No problem, I'd go the following week (this week). I don't need the serum until next week, so that's fine.

Tuesday morning, I had taken off work and so decided to wait until Thursday (today). When I called on Wednesday to confirm my pick-up today, the woman said,

"Oh, it's not available Thursday this week. Those were last week's hours. You could always go to [the other office]."

No way. I asked what this coming week's hours were. They were not set yet. I finally secured an appointment next week--for an hour slot, of which the tester will be available only 15 minutes.

This fight has become personal. (It's also very difficult to start over with another ENT, and this is the only local one that lets you self-administer the shots.) I will show up at the start of that hour next week, but I will also do something annoying, perhaps bring a boom-box or eat something particularly stinky while standing in front of the receptionist's window. If I'm going to suffer, they are, too.

My own irrationality on this topic surprises me, but I don't care; I will not lose this fight.

Wednesday, March 16, 2011

How awesome was it here on my birthday?

Here's how awesome.

(As always, click on the image to see a larger one.)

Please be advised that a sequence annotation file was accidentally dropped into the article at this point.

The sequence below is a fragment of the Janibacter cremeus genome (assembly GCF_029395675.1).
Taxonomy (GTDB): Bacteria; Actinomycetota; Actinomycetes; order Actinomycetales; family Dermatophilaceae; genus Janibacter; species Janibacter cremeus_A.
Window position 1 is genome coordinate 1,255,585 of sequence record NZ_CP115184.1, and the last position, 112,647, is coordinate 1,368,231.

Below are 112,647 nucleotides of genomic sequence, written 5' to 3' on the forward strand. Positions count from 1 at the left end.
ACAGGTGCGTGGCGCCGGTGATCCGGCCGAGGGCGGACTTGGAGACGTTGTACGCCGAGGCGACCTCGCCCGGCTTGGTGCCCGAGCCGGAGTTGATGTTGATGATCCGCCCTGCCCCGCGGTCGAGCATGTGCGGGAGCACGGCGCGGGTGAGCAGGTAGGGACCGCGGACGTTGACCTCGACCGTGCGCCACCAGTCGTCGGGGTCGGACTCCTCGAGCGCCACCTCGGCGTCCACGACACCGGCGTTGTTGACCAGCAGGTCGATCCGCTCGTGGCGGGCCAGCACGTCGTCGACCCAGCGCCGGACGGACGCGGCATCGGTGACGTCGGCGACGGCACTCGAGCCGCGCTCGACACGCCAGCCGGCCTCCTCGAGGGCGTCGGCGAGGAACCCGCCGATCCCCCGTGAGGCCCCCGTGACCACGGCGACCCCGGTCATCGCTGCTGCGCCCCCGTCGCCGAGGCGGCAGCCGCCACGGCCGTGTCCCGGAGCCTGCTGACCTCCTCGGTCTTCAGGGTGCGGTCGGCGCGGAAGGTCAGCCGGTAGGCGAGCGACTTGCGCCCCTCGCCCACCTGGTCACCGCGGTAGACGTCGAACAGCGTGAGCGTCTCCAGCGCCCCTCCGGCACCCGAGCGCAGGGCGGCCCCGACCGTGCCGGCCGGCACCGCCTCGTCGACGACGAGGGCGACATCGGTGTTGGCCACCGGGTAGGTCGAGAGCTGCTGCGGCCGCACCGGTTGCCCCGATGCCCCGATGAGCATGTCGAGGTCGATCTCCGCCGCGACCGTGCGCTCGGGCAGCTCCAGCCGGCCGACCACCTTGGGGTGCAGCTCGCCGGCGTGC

These two trees are not mine, alas. They belong to the neighbors across the cul-de-sac. I do love that I get to see them on walks and while driving this time of year. I feel privileged each time.

Tuesday, March 15, 2011

A birthday present

Yesterday was my birthday, so in the spirit of such celebrations I'm going to give all of you a present.

I've mentioned before that I've already written a good chunk of a thriller, Fatal Circle, that I plan one day to finish and sell. On Thursday, September 11, 2008, I read the first page and a quarter of that book at a signing. Other than that one time, I've never shown any of the book to anyone.

Here's that tiny introductory bit of the novel, in completely raw, unedited, embarrassingly rough first-draft form. These are the words as they came from my keyboard; the final text will be much, much better. (Can you tell I'm having to talk myself into showing this to you without rewriting it first?)



As Mike Hood watched the two men watching him, he realized that the life he had carefully constructed for the last five years was evaporating in the shimmering waves of heat rising off the strip mall parking lot almost as quickly as the small, dark puddles still standing from last night’s rain.